Sym Raises $9M to Close the Security Gap for Dev Teams

October 21, 2020
Boston-based Sym raises $9M, plans to grow engineering team
Image: Sym / facebook

Sym, a Boston-based startup that has created a new security workflow platform for engineers, announced Tuesday it closed on a $9 million Series A round led by Amplify Partners, bringing its total funding raised to $12 million.

Co-founders Yasyf Mohamedali, Adam Buggia and Jon Bass all met when Mohamedali was a freshman at the Massacshusetts Institute of Technology — Buggia and Bass were his managers during a summer internship at Localytics. Mohamedali later went on to be the CTO of healthtech company Karuna Health, which is where he got the idea for Sym. He reached back out to Buggia and Bass to help him form the new company.

“When Jon, Adam and I sat down to build Sym, we wanted to solve a very simple problem: every engineering org we know in a heavily regulated space was building the same damn tooling. Coming from healthcare and enterprise SaaS, we’d seen permutations of the same few workflows time and time again throughout our careers,” Mohamedali wrote in a recent blog post. “The crazy thing was, these seemed to be ubiquitous across companies, compliance standards, even industries.... So we came up with a crazy idea: What if we just build all this stuff once, and put it out in the world for everyone to use.”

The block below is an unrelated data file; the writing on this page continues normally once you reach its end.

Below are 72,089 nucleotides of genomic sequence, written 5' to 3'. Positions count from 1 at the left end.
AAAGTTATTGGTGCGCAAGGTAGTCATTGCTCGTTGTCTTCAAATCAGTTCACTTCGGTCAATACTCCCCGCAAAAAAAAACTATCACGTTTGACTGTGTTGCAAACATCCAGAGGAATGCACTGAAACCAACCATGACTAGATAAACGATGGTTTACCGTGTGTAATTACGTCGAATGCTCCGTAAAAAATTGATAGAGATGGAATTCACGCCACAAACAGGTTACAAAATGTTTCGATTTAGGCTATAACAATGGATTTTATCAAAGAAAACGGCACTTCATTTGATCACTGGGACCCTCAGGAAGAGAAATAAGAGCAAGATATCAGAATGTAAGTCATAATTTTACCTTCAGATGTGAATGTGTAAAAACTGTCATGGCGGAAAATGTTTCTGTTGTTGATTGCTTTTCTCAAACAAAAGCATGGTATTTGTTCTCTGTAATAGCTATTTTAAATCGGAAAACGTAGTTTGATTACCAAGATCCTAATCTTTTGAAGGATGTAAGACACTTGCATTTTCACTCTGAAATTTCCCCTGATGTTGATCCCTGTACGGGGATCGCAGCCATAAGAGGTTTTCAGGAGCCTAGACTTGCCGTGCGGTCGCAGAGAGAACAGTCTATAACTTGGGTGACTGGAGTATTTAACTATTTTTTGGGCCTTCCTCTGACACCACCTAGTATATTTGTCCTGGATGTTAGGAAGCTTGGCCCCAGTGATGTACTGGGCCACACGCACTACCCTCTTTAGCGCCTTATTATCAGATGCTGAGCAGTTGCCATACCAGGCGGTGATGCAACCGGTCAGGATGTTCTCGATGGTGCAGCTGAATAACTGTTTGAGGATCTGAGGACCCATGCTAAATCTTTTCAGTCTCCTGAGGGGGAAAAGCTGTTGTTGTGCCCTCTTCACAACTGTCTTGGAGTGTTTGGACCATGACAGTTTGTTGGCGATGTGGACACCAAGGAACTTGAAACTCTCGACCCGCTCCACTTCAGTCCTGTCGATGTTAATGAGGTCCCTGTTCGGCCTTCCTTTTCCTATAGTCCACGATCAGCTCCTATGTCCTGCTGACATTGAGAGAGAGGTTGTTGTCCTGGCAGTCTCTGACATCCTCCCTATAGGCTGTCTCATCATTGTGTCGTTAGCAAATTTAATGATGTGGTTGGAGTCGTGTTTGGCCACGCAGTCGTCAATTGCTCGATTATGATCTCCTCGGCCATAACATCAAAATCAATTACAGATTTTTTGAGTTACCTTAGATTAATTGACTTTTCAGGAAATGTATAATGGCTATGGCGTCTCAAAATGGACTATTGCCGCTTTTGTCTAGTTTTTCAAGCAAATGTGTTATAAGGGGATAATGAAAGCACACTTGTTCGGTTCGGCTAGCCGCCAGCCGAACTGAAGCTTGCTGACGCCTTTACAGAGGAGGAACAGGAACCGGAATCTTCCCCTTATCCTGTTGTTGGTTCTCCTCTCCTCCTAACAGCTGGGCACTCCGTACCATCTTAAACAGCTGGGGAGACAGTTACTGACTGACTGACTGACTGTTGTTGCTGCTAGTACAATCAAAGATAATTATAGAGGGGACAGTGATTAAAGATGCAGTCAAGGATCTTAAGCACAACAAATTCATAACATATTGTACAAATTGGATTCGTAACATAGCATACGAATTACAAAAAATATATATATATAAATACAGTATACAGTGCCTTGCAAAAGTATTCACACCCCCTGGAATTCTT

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Over time they realized that, while everyone’s workflows weren’t exactly identical, they did have many similarities. They found that, most of the time, different teams often start out with a similar core, but then add layers of customizations on top of that.

Now, Sym offers these core tools and lets users mix and match what they need. This approach allows developers to create the workflows and integrations they need using minimal code, which also gives them control over security.

As the number of cybersecurity threats rise, engineering teams are under more and more pressure to shore up security in their software access, creation and deployment, which usually means they can’t work as quickly as they would like. Sym’s platform contains dozens of pre-built templates that can translate common security policies into code and pre-integrate into common developer technology stacks. This means users can maintain the integrity of what they build without slowing the pace of development.

“The tension between rapid software delivery and managing cyberthreats is widening the gap between information security and engineering teams,” Sunil Dhaliwal, a general partner at Amplify Partners, said in a statement. “We backed Sym because they empower both development and infosec teams to bridge that divide.”

Now, with $9 million of fresh funding in its pocket, Sym can continue developing its platform, which is still in beta. The company is also working on growing its engineering team, with open positions at its offices in San Francisco and Boston.

“Our journey is just starting,” Mohamedali said. “We’re imagining a world where engineering and security teams work in tandem to define and easily roll out constantly evolving controls, and won’t rest until we’ve delivered the tools to make this world a reality.”

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